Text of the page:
A new series of Quinnipiac University polls released Thursday provided more troubling news for former Secretary of State Hillary Clinton — and suggested an opening for Vice President Joe Biden, should he decide to enter the presidential fray.
Biden is running about equal or better with Clinton in head-to-head matchups with potential Republican challengers in the key swing states of Florida, Ohio, and Pennsylvania. And his underlying numbers could put him in better position than Clinton heading into the general election.
Should Biden enter the race, his supporters will likely point to numbers like these to argue that the party would be better served with Biden as its nominee.
Clinton and real-estate magnate Donald Trump lead their respective primaries in the three swing states. But they're also the candidates with the worst favorability ratings, and the ones who are viewed as the least honest and trustworthy.
2016 candidates' first tweets:
"Biden, who is spending his time in seclusion, contemplating whether to take on Secretary Hillary Clinton in the Democratic primaries for president, has some new information to consider," said Peter Brown, assistant director of the Quinnipiac University Poll.
"In head-to-head matchups against the three leading contenders for the Republican nomination, he runs as well or slightly better than she does."
Here's a breakdown of Florida:
Clinton still leads the Democratic primary, grabbing the vote of 48% of Florida Democrats. Sen. Bernie Sanders (I-Vermont) gets 15%, while Biden gets 11% as he floats a bid.
Trump leads the Republican primary at 21%, trailed by former Florida Gov. Jeb Bush (R) at 17% and Sen. Marco Rubio (R-Florida) at 11%.
Bush leads Clinton by 11 points in the state. He leads Biden by 13 points.
Sen. Marco Rubio (R-Florida) leads Clinton by 12 points. He leads Biden by six points.
Trump leads Clinton by two points, while trailing Biden by three points.
Clinton has a negative 37% to 55% favorability rating, and voters say by a 64-32 margin that she is not honest and trustworthy. Biden is viewed favorable by a 44-43 margin, and voters say by a 52-40 margin that he is honest and trustworthy.
A look at Ohio:
Bush trails Clinton by two points in the all-important state, compared with a three-point deficit for Biden.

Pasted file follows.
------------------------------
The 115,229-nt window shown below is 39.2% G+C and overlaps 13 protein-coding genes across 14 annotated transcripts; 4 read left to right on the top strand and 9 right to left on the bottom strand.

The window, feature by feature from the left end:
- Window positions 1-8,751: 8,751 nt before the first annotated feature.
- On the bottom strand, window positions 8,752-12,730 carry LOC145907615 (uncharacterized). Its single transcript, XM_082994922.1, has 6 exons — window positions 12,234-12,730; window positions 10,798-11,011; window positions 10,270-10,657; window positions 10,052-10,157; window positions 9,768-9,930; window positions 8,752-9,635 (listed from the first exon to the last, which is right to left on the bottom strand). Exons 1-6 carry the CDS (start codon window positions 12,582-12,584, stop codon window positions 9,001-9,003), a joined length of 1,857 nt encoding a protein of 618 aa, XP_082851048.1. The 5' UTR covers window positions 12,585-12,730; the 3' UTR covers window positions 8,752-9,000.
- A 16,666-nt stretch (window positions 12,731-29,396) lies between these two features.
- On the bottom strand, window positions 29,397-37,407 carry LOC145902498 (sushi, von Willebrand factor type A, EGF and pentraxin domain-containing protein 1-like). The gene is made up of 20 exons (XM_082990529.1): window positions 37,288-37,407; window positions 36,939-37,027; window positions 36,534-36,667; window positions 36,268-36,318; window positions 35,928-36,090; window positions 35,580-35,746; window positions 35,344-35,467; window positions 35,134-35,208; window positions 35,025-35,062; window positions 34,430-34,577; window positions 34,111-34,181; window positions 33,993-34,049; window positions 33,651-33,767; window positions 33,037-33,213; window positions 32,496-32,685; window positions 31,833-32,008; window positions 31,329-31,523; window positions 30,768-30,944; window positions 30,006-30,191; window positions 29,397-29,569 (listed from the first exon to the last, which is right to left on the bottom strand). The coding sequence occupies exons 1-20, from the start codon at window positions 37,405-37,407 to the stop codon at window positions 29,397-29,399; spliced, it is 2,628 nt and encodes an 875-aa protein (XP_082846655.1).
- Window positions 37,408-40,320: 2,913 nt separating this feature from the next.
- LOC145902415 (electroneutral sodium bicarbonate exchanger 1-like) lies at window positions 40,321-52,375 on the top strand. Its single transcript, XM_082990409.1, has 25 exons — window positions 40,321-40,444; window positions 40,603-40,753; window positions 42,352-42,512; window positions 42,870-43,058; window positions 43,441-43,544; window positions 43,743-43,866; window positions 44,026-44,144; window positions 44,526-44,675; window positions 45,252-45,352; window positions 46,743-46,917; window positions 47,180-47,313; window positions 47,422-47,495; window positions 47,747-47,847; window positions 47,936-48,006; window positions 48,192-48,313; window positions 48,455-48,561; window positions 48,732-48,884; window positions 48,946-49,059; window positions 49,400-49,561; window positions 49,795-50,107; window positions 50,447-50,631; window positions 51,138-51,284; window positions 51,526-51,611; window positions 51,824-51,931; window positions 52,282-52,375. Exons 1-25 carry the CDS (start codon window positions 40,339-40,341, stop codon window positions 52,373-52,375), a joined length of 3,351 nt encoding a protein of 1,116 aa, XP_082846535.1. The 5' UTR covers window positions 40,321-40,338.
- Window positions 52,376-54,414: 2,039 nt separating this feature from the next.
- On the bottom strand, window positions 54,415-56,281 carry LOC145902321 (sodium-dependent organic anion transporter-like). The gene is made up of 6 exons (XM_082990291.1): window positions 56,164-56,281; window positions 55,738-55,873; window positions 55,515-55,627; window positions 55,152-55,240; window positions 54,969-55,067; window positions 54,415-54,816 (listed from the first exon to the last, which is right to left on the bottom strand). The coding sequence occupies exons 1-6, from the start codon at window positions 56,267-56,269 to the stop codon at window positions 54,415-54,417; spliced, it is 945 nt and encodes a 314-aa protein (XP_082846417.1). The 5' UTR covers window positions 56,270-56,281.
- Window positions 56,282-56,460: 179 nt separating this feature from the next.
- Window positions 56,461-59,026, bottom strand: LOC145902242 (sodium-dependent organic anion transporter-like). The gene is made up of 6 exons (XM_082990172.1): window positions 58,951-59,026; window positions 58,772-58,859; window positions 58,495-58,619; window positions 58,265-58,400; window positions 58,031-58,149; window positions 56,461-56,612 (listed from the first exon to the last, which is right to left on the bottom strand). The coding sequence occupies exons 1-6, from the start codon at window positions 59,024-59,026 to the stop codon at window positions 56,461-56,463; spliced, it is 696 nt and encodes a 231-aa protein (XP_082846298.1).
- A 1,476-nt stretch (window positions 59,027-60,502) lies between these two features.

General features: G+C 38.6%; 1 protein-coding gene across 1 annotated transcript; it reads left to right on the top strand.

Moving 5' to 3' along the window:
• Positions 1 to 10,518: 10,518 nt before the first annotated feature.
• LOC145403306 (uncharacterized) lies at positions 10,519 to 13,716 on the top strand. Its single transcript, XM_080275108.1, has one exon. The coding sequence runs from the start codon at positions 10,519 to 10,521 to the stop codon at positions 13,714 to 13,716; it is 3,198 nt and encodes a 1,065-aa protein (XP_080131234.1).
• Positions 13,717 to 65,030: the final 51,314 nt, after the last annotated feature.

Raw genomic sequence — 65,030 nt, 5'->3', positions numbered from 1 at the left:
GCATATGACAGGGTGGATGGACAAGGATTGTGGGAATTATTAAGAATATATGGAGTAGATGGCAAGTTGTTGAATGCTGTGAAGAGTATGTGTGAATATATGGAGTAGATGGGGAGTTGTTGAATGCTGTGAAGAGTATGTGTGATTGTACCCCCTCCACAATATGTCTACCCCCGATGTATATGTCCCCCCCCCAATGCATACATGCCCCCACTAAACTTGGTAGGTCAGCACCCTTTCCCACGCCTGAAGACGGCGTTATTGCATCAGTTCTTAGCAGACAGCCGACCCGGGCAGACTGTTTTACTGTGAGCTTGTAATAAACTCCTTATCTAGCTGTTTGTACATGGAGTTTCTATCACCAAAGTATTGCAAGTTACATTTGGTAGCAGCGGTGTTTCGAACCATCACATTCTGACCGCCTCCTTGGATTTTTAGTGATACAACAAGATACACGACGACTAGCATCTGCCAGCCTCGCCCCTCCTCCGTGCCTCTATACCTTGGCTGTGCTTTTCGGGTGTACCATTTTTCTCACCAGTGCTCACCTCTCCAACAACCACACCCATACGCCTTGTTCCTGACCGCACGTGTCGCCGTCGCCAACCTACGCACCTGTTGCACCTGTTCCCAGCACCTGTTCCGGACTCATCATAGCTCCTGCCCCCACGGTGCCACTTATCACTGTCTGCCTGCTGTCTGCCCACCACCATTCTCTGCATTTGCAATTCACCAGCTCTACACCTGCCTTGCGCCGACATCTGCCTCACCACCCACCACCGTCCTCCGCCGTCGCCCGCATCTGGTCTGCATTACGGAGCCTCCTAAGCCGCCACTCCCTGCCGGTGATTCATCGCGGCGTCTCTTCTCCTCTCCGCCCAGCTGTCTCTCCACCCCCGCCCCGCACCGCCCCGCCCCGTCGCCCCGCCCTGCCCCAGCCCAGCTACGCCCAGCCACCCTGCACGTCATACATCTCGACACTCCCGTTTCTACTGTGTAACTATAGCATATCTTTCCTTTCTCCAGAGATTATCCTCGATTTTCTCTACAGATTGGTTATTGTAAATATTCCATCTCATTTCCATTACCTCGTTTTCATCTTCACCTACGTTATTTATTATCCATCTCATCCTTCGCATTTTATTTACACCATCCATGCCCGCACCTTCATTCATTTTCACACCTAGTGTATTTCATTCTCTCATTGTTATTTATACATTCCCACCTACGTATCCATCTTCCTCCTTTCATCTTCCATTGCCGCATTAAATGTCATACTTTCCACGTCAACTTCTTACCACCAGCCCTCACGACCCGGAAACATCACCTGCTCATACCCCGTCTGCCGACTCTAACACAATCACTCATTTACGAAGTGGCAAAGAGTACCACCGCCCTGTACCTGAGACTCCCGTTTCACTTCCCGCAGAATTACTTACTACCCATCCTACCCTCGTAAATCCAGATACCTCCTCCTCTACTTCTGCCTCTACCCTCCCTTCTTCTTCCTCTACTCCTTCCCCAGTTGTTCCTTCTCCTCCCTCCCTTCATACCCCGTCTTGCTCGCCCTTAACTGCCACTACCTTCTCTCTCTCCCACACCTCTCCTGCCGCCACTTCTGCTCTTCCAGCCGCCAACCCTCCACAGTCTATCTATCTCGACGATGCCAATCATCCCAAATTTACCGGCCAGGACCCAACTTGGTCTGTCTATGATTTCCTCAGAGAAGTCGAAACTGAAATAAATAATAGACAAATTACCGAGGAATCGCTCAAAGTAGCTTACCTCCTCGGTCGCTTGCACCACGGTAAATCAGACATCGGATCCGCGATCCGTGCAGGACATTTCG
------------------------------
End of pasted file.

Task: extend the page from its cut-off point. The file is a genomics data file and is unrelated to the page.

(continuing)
Rubio leads Clinton by two points, while trailing Biden by one.
Clinton bests Trump in the state by five points, compared with Biden's 10-point lead.
Clinton is viewed unfavorably by a 36-54 margin, and 60% say she is not honest and trustworthy. Biden's favorability is split at 39-43, but 59% of voters say he is honest and trustworthy.
A wild card is Ohio Gov. John Kasich (R), who leads the Republican primary in his home state. But Brown suggested he'll have to broaden his appeal, as he is virtually unknown in Florida and Pennsylvania.
Notable moments from Clinton's 2016 campaign so far:
Meanwhile, in Pennsylvania:
Bush leads Clinton by three points, compared with a one-point lead on Biden.
Rubio leads Clinton by seven points, while he leads Biden by three.
Clinton beats Trump by five points in the state, compared with an eight-point lead for Biden.
Just 38% of voters view Clinton favorably in the state, compared with 46% for Biden; 63% say she is not honest and trustworthy. Biden, on the other hand, is viewed as honest and trustworthy by 61% of Pennsylvania voters.
"Who gets the love? The one guy who hasn't declared," Brown said. "Vice President Joseph Biden, a Scranton boy made good, is perhaps becoming a more important player in the 2016 presidential race, with a solid grip on the 'from the gut' support of Pennsylvanians."
Though Trump also leads the horse race in all three states, his favorability and "honest and trustworthy" scores linger far behind. In the three states, he's viewed favorably by no more than 34% of voters. And a majority in all three states considers him not honest and trustworthy.
As Brown noted, no presidential candidate since 1960 has won a general election without winning at least two of these three states. Pennsylvania is increasingly coming into play as a swing state to watch in 2016, as the Cook Political Report last week moved the state from one that "leans" Democratic to a "toss-up."
Photos of Joe Biden from over the years:
Controversy over Clinton's use of a private email server at the State Department continues to cast a shadow over her presidential campaign, providing a potential opening for Biden. Greg Valliere, the chief political strategist at the Potomac Research Group, called the results "stunning."
"She has a new problem today — Quinnipiac polls just released ... that show Joe Biden running as well if not better than Hillary in matchups with Republicans in key states," he said. "This is stunning — she's in real trouble."